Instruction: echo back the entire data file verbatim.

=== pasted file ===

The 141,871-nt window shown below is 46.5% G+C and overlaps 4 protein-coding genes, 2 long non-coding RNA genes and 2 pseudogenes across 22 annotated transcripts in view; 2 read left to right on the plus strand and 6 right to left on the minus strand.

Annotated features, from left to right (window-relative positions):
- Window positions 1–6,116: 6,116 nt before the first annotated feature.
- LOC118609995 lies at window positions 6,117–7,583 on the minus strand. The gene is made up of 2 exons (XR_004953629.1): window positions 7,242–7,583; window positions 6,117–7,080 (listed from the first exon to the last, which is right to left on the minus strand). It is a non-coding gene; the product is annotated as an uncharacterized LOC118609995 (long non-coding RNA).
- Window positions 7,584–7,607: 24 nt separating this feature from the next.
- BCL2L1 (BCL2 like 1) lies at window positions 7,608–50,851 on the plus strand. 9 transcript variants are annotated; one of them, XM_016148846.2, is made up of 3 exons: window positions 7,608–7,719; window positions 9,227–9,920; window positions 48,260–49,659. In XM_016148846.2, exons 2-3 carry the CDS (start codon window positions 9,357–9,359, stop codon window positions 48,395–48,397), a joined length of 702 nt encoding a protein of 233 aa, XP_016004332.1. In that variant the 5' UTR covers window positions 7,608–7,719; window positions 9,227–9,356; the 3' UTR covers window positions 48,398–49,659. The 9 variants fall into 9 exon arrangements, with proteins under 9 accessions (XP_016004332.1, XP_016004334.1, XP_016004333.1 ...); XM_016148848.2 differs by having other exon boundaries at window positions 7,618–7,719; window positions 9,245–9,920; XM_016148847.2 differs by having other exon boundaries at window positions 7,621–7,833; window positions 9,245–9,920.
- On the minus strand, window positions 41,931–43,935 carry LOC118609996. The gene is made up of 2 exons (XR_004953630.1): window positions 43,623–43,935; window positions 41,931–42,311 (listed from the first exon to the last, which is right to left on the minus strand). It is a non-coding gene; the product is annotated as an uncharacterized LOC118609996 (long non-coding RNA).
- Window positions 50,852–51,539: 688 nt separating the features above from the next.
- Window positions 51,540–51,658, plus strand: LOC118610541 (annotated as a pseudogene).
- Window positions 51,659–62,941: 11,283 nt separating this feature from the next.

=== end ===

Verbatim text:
The 141,871-nt window shown below is 46.5% G+C and overlaps 4 protein-coding genes, 2 long non-coding RNA genes and 2 pseudogenes across 22 annotated transcripts in view; 2 read left to right on the plus strand and 6 right to left on the minus strand.

Annotated features, from left to right (window-relative positions):
- Window positions 1–6,116: 6,116 nt before the first annotated feature.
- LOC118609995 lies at window positions 6,117–7,583 on the minus strand. The gene is made up of 2 exons (XR_004953629.1): window positions 7,242–7,583; window positions 6,117–7,080 (listed from the first exon to the last, which is right to left on the minus strand). It is a non-coding gene; the product is annotated as an uncharacterized LOC118609995 (long non-coding RNA).
- Window positions 7,584–7,607: 24 nt separating this feature from the next.
- BCL2L1 (BCL2 like 1) lies at window positions 7,608–50,851 on the plus strand. 9 transcript variants are annotated; one of them, XM_016148846.2, is made up of 3 exons: window positions 7,608–7,719; window positions 9,227–9,920; window positions 48,260–49,659. In XM_016148846.2, exons 2-3 carry the CDS (start codon window positions 9,357–9,359, stop codon window positions 48,395–48,397), a joined length of 702 nt encoding a protein of 233 aa, XP_016004332.1. In that variant the 5' UTR covers window positions 7,608–7,719; window positions 9,227–9,356; the 3' UTR covers window positions 48,398–49,659. The 9 variants fall into 9 exon arrangements, with proteins under 9 accessions (XP_016004332.1, XP_016004334.1, XP_016004333.1 ...); XM_016148848.2 differs by having other exon boundaries at window positions 7,618–7,719; window positions 9,245–9,920; XM_016148847.2 differs by having other exon boundaries at window positions 7,621–7,833; window positions 9,245–9,920.
- On the minus strand, window positions 41,931–43,935 carry LOC118609996. The gene is made up of 2 exons (XR_004953630.1): window positions 43,623–43,935; window positions 41,931–42,311 (listed from the first exon to the last, which is right to left on the minus strand). It is a non-coding gene; the product is annotated as an uncharacterized LOC118609996 (long non-coding RNA).
- Window positions 50,852–51,539: 688 nt separating the features above from the next.
- Window positions 51,540–51,658, plus strand: LOC118610541 (annotated as a pseudogene).
- Window positions 51,659–62,941: 11,283 nt separating this feature from the next.